Donald Trump and MLK III
When the Reverend Martin Luther King Junior made his famous I have a Dream speech in Washington all those years ago, it seemed to have fallen on death ears. It was not for lack of trying, his hopes and aspirations were laid out as eloquently as human hand could deliver.
Rev. King (MLK), like all great men, was driven by allegiance to an idea. While Lord Acton is right, most great the great men of history were also bad men, King did not fit in that mold. For certain, he had failures and morale stains, but so does everyone. What makes men great is not their lack of shortcomings, but the fact they overcame them. The same can be said of George Washington, Abraham Lincoln, and all the great men of the America’s last two hundred and odd years. It was what drove these men, and their ability to persevere against the odds, that made them who they were. King stood where others faltered, never losing sight of his goal and what it meant for all Americans.
What many fail to understand, and that includes many of his followers, is that for MLK the civil rights struggle was not his goal, only a step stone on a much longer path. The fight against Jim Crow and segregation were battles in the war for brotherhood. As he said, his dream was that one day the “son’s of former slaves and the son’s of former slave owners will be able to sit down together at the table of brotherhood.” In many ways, his proteges have abandoned this dream, and instead continued to concentrate on stepping stones now long laid.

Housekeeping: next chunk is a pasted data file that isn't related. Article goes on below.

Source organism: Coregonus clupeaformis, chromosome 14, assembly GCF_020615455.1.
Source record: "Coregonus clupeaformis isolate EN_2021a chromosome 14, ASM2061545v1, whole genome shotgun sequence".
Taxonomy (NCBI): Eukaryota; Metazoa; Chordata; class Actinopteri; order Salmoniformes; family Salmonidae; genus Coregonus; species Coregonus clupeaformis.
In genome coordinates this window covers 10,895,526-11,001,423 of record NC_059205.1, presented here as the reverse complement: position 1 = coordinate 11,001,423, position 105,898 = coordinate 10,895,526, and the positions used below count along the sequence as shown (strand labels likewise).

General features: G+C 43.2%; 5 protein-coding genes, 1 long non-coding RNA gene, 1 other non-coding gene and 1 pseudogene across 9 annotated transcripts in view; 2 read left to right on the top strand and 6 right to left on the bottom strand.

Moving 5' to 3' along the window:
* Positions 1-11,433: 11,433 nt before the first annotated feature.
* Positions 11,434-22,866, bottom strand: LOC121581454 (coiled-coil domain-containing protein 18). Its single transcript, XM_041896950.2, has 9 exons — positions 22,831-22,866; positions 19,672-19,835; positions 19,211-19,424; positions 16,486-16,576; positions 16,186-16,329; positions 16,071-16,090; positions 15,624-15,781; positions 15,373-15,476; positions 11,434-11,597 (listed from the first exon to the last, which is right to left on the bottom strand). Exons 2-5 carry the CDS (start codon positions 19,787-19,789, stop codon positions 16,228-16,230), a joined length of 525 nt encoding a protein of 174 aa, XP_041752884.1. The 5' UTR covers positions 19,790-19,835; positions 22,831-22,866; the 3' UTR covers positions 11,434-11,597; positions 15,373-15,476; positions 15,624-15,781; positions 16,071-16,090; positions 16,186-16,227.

The harsh truth is, in warfare their are profiteers who find personal gain from conflict. This was no less true in the civil rights battles. Many who marched with King became wealthy. For them, remaining relevant meant they had to engage in continual warfare. This was essential if they were to retain their celebrity status and money that entailed. Whether they intentionally thought about it or not, they had to abandon Martin’s Dream to fulfill their own.
Consequently, Reverend King’s dream seems to be getting farther away. A direct result of continuing the “struggle.” Once the legal battles were won, the healing balm of community should have taken over. This was what King wanted. Unfortunately, his death, like that of Lincoln, prevented post war healing to take place. Instead of issuing in an era of cooperation and friendship, the comrades of Martin Luther King have stoked the fires of hatred, and tried to divide America at every turn.
Included in this list is civil rights icon Representative Lewis of Georgia. His refusal to accept Trump’s election, and subsequent declaration that he would not be at the inauguration, is par for him. Despite his actions over a half century ago, he has done little over the last 40 odd years to raise up anyone. More often than not, he has played a partisan hack. A sad state of affairs, given the potential he had for bringing the healing the Reverend King so much desired.
This week, given it begins with Martin Luther King day and ends with a Presidential inauguration, it is fitting to remember what these occasions are all about. The first is a celebration of a man who fought to bring the country together as one, and the second a celebration, as a country, of the country’s unbroken chain of peaceful power transition. In contrast to the spoiled lot protesting Trump’s inauguration, or refusing to participate in it, the two events bookend what it means to be American. “Let Freedom Ring” being the common thread that binds the two together, they symbolize the promise America represents.
It is time to renew the promise of this land. For those, in whose hearts King’s dream still lives, may the hope of Monday intertwine with the promise of Friday. It is long past time to create a new day of renewed hope, and let the country finally heal.
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